Focus Media Holding Ltd., the Shanghai-based advertising firm that Block claims overstated its network, posted a 24 percent gain in its American depositary receipts this year. The company is the subject of a $3.5 billion buyout offer by a group of private equity firms including Carlyle Group LP. The deal, if completed, would be China’s largest leveraged buyout.
“His research is extremely poor,” said Louis Hsieh, president of New Oriental Education & Technology Group Inc., another Block short. “His latest contention is that he’s backing away from Chinese companies because the Chinese government is in conspiracy with Chinese companies to commit accounting fraud against U.S. investors. What’s the basis for that? It’s ludicrous.”
The American depositary receipts of the Beijing-based company are up 20 percent since Block’s report, the only stock among his eight sell ratings to have a positive performance since he began publishing on them.
Block says the government is protecting frauds by making it difficult to research short sale candidates, as he did with his biggest target to date, Sino-Forest. The shares slumped 74 percent before Sino-Forest eventually filed for bankruptcy.
The Chinese government has used intelligence and police agencies, including the Ministry of State Security and the Public Security Bureau, to deter Muddy Waters from continuing to do research in China, Block told Bloomberg News last week.
“The security service intervention in China has been somewhat painful on a personal level for Muddy Waters’ team members, our family members, and myself,” he wrote.
Calls to the Ministry of Public Security’s listed phone number weren’t answered, and it did not immediately respond to an inquiry sent by fax. A staff member answering the Ministry of State Security’s listed number said the ministry did not have a phone or fax number to handle media queries, and that all inquiries are to be sent by post.
Deloitte Touche Tohmatsu CPA Ltd., Ernst & Young Hua Ming LLP, KPMG Huazhen and PricewaterhouseCoopers Zhong Tian CPAs Ltd. have refused to cooperate with accounting investigations into nine companies whose securities are publicly traded in the U.S., the SEC said in an administrative order on Dec. 3. BDO China Dahua Co. was also named in the action.
Block hunted smaller game when he started. His first short was Baoding, Hebei-based Orient Paper Inc. with a market value of about $160 million. Block visited the company with a friend, Sean Regan, observed dilapidated machinery and a factory full of steam, according to a Bloomberg News interview in September. When the CEO couldn’t answer questions about production, they realized the company was ripe to bet against.
“The Carson Block model of very detailed reports has set a new standard,” Sahm Adrangi, who manages $125 million at New York-based hedge fund Kerrisdale Capital Management LLC., said in a phone interview. “His original piece on Orient Paper was breathtaking and unprecedented with respect to anything short sellers had done in terms of writing and sharing research.”
Orient Paper fell 40 percent in the four days after Block on June 28, 2010, described its purpose as being “to raise and misappropriate tens of millions of dollars” and accused it of overstating 2009 revenue by 40 times. The company said in 2011 that a four-month investigation found no evidence to support Block’s allegations. The stock has retained its listing on the New York Stock Exchange, where it has lost 78 percent since the Muddy Waters report.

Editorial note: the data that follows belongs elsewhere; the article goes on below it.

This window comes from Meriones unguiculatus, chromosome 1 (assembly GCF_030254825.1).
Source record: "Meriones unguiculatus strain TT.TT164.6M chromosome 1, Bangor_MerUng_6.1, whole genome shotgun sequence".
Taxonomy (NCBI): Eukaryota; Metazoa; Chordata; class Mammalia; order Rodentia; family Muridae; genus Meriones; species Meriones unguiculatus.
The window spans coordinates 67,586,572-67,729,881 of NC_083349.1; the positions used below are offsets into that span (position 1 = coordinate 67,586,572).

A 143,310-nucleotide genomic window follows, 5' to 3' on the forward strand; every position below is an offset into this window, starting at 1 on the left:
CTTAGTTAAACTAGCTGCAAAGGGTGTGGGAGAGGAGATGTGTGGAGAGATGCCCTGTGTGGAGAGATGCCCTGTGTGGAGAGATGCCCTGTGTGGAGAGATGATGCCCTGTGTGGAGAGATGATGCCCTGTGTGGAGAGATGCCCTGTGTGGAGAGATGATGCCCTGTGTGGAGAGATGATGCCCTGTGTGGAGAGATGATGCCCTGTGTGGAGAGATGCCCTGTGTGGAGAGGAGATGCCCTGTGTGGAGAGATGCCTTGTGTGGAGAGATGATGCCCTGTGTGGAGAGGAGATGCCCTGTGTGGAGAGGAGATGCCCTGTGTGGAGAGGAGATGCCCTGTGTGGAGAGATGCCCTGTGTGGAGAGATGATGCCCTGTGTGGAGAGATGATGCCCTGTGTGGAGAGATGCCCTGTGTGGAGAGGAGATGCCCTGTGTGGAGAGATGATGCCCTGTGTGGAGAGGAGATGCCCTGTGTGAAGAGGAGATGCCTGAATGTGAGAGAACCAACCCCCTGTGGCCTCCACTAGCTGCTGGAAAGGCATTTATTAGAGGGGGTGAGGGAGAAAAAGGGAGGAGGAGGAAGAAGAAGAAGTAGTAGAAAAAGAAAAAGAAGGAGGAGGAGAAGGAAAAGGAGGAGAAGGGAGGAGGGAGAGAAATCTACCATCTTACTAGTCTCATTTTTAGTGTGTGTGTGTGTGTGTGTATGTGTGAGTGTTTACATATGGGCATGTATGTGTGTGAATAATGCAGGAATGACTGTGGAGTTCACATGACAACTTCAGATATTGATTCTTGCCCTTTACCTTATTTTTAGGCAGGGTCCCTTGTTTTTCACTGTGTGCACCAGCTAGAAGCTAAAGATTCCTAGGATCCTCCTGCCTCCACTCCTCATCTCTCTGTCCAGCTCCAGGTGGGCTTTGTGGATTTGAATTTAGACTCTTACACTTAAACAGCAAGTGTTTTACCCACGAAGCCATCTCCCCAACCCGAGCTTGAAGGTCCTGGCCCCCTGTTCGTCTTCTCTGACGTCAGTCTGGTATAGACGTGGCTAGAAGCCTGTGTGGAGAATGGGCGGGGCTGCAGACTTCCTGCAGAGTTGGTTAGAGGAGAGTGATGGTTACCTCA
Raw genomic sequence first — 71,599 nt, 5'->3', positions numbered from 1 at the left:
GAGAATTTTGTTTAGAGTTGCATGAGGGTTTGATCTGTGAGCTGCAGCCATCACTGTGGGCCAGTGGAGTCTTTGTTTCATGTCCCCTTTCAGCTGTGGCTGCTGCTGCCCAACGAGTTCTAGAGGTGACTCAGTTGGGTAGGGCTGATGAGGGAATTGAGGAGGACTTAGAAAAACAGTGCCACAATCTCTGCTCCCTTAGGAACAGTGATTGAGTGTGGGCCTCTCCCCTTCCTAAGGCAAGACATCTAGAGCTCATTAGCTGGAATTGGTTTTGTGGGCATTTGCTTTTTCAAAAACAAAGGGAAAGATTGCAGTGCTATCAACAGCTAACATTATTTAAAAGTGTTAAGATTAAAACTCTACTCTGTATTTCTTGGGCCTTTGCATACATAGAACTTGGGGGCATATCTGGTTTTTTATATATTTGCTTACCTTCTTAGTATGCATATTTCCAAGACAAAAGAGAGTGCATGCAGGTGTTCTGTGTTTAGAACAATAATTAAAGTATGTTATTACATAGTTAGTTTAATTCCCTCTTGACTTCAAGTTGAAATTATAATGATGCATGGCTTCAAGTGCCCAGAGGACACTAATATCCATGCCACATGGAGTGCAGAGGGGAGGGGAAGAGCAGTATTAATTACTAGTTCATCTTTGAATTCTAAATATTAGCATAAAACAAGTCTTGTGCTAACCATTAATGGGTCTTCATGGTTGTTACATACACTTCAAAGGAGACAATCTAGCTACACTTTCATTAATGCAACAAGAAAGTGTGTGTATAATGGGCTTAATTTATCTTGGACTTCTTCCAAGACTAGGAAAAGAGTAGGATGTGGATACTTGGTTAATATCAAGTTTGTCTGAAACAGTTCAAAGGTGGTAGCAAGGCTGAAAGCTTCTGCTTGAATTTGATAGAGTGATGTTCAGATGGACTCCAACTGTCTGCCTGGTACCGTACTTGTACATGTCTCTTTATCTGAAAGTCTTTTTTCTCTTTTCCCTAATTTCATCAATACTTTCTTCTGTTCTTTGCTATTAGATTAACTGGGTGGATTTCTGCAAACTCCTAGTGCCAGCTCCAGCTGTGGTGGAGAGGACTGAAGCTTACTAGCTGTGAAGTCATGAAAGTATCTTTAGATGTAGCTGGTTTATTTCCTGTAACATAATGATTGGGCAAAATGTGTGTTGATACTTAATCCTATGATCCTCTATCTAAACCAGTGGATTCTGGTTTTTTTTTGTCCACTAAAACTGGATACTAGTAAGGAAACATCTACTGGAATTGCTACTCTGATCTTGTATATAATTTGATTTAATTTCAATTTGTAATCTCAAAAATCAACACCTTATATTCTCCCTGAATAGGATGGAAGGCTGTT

“Prior to the first report I had no idea that anybody would care,” Block said in a June 2011 interview with Bloomberg News. “Every single report from then on was with the expectation and the hope that I would be talking to regulators to help them figure this out. I’m confident that my actions stand up to regulatory scrutiny.”
Rino International Corp. was next. In a November 2010 report Muddy Waters said that the Chinese designer of wastewater equipment had exaggerated sales. Rino, based in Dalian, China, said in a filing eight days later that two years of financial statements weren’t reliable. The shares tumbled 67 percent that month in U.S. trading and the stock is now trading for 2 cents a share over the counter.
Ben Wang, Rino’s chief financial officer, didn’t respond to two calls and an e-mail asking for comment on the report by Muddy Waters, while an e-mail to Orient Paper went unanswered.
Except for Sino Forest and Olam, where the SEC didn’t have jurisdiction, the regulator had commented on accounting matters in each of his short selling targets before Block’s reports. The commission pointed to concerns about revenue reporting at New Oriental Education & Technology in 2009 and lack of clarity in the financial results of Rino going back to 2008.
SEC spokesman John Nester didn’t return an e-mail seeking comment on the regulator’s response to fraud among U.S. listed Chinese companies.
“Block is in the intelligence business where you gather tidbits of information, you fuse them together, connect the dots and then you draw a conclusion,” James Rickards, senior managing director of Tangent Capital Partners in New York, said in a phone interview. He advises clients investing in China. “The SEC is much more like cops. First the crime is committed, and then they go to solve the crime. But Block is looking at the crime in progress.”
Muddy Waters followed its first reports with bets in 2011 against China MediaExpress Holdings Inc. and Duoyuan Global Water Inc., which were both delisted in the U.S. The streak culminated in June with Sino-Forest, which had a market value of about C$6 billion ($6.1 billion) and counted hedge fund manager John Paulson among its biggest shareholders.
Block, who speaks some Mandarin, called the Hong Kong and Mississauga, Ontario-based company a Ponzi scheme after he had 10 researchers spend two months looking at the business to produce a 40-page report, which was supported by at least five follow-up notes with documentation.
Now he is trying to repeat the success by applying his research skills in the case against Olam, a company that counts AllianceBernstein LP and BlackRock Inc. among its shareholders.
“The view of short sellers, if accurately and fairly presented, provides a balance to the investing public who would otherwise be exposed to only positive news from an array of bullishly oriented constituencies,” David Rocker said.
To contact the reporter on this story: Nikolaj Gammeltoft in New York at firstname.lastname@example.org
To contact the editor responsible for this story: Lynn Thomasson at email@example.com